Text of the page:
FIG. 6 illustrates in phantom lines the displacement of flap sections 56 and 58 when the device of the second embodiment is pulled upwards through the water of a pool. Of course, when the device is pushed downwardly, the flap 50 will lie flat against the plane of plate 30, as shown in solid lines, in the same manner as previously explained in connection with the first embodiment of FIGS. 1 and 2.
FIG. 6 illustrates the utilization of web 60 for securing the foil device 49 of the second embodiment to a pole collar 61. A suitable fastener 66 may be employed to fasten web 60 to the collar.
Although the foil device of the present invention has been described in connection with a conventional pool brush, it is to be emphasized that its advantageous function may be equally used with other pool cleaning devices, such as a conventional pool vacuum cleaner head. It is also anticipated that the pool device of the present invention is preferably connected to a pole so that the latter may be selectively connected to either a pool brush or vacuum cleaner head and in each instance, the user is offered increased efficiency during a swimming pool cleaning operation.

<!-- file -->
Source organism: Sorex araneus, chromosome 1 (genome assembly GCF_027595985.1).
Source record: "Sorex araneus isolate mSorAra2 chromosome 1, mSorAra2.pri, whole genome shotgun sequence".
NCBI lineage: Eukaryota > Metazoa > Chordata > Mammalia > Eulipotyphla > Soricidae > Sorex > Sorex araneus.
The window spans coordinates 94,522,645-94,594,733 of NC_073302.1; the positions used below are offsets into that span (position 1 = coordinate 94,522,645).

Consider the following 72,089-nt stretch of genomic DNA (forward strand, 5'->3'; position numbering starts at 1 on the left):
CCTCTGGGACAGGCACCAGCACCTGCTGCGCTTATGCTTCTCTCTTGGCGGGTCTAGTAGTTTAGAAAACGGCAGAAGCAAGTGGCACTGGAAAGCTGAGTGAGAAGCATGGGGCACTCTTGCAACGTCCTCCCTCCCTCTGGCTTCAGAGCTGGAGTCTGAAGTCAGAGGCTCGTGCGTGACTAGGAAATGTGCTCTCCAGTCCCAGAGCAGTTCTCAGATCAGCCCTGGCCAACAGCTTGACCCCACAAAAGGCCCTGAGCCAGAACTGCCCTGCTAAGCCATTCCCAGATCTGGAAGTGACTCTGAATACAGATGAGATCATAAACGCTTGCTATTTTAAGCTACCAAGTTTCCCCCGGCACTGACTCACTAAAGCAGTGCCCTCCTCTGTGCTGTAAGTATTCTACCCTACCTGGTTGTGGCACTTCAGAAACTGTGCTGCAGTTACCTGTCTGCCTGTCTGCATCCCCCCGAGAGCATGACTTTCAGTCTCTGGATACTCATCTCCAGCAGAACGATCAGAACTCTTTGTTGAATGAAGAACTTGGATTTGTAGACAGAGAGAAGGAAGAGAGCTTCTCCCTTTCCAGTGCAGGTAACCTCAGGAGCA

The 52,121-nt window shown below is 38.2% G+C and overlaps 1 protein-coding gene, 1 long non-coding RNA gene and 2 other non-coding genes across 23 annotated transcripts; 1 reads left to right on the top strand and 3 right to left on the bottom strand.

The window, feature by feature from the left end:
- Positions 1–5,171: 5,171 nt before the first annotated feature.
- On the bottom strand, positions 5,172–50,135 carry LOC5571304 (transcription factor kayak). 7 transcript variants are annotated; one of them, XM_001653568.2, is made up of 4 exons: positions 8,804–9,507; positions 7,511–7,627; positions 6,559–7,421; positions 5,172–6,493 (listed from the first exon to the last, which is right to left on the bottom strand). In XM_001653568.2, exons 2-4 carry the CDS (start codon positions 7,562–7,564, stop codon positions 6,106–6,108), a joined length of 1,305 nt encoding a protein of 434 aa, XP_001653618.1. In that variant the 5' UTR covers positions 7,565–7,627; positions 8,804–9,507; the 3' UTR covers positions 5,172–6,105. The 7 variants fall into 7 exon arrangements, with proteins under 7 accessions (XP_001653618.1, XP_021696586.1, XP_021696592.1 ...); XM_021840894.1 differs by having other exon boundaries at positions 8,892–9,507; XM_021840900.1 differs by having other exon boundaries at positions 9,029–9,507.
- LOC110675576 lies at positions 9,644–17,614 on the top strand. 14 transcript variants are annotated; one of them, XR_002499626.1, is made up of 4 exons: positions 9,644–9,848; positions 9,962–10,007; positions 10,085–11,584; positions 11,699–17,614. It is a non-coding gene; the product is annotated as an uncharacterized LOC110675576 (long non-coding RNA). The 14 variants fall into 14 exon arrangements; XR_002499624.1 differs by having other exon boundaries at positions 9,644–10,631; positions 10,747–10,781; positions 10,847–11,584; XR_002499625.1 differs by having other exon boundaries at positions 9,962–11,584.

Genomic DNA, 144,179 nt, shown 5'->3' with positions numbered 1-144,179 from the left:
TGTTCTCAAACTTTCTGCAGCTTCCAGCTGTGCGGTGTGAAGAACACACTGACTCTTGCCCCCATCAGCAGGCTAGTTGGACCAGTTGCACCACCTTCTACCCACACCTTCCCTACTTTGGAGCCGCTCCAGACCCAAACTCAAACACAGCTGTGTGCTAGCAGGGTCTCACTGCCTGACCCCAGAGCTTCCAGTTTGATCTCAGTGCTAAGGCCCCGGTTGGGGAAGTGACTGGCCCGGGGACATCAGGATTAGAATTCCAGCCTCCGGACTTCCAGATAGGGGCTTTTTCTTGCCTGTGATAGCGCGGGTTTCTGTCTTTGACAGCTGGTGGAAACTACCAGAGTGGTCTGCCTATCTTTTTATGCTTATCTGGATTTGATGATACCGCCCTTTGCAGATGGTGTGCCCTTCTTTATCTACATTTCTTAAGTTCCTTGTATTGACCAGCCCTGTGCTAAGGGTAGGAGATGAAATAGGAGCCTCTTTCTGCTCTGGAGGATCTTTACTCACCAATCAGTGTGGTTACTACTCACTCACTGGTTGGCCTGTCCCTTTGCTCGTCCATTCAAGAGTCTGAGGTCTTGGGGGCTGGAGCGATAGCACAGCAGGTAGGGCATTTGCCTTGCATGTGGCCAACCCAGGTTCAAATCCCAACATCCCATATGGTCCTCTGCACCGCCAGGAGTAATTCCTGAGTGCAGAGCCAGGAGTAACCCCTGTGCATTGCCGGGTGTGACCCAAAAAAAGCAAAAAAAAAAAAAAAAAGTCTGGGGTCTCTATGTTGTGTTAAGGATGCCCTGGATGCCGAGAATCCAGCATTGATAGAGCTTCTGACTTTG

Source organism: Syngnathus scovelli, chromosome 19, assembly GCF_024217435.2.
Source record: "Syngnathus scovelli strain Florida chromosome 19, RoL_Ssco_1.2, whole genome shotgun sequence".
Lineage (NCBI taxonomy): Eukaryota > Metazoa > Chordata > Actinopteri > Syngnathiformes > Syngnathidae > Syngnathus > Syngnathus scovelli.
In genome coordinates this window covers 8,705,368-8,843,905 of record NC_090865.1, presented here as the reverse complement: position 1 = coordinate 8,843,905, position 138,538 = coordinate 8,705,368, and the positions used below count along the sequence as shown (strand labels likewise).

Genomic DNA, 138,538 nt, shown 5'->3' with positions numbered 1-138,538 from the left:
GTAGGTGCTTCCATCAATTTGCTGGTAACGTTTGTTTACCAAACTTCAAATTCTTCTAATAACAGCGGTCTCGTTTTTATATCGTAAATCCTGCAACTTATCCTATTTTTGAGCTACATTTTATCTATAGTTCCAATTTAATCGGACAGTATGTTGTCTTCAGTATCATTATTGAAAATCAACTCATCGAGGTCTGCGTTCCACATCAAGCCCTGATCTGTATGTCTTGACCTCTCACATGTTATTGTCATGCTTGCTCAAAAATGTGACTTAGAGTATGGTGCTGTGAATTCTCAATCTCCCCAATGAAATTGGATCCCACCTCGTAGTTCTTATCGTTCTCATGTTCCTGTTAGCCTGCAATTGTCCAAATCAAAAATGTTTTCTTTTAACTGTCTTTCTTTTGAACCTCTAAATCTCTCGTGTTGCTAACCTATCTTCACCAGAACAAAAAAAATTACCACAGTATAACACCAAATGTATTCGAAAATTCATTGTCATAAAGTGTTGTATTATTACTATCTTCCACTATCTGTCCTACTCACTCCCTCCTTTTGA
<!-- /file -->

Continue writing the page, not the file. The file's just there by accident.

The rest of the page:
It should be understood that the invention is not limited to the exact details of construction shown and described herein for obvious modifications will occur to persons skilled in the art.
|Cited Patent||Filing date||Publication date||Applicant||Title|
|US2243576 *||Apr 22, 1939||May 27, 1941||J I Holcomb Mfg Company||Bladed brush for pools and the like|
|US3003168 *||Aug 24, 1959||Oct 10, 1961||Shouldice D Arcy V||Underwater brush|
|US3402413 *||Dec 11, 1967||Sep 24, 1968||Michael C. Gibellina||Swimming pool brush guide|
|US3795027 *||Oct 25, 1972||Mar 5, 1974||A Lindberg||Vacuum nozzle for cleaning underwater surfaces|
|*||DE1068216B||Title not available|
|Citing Patent||Filing date||Publication date||Applicant||Title|
|US4703535 *||May 12, 1986||Nov 3, 1987||Nehls Harold W||Swimming pool cleaning brush|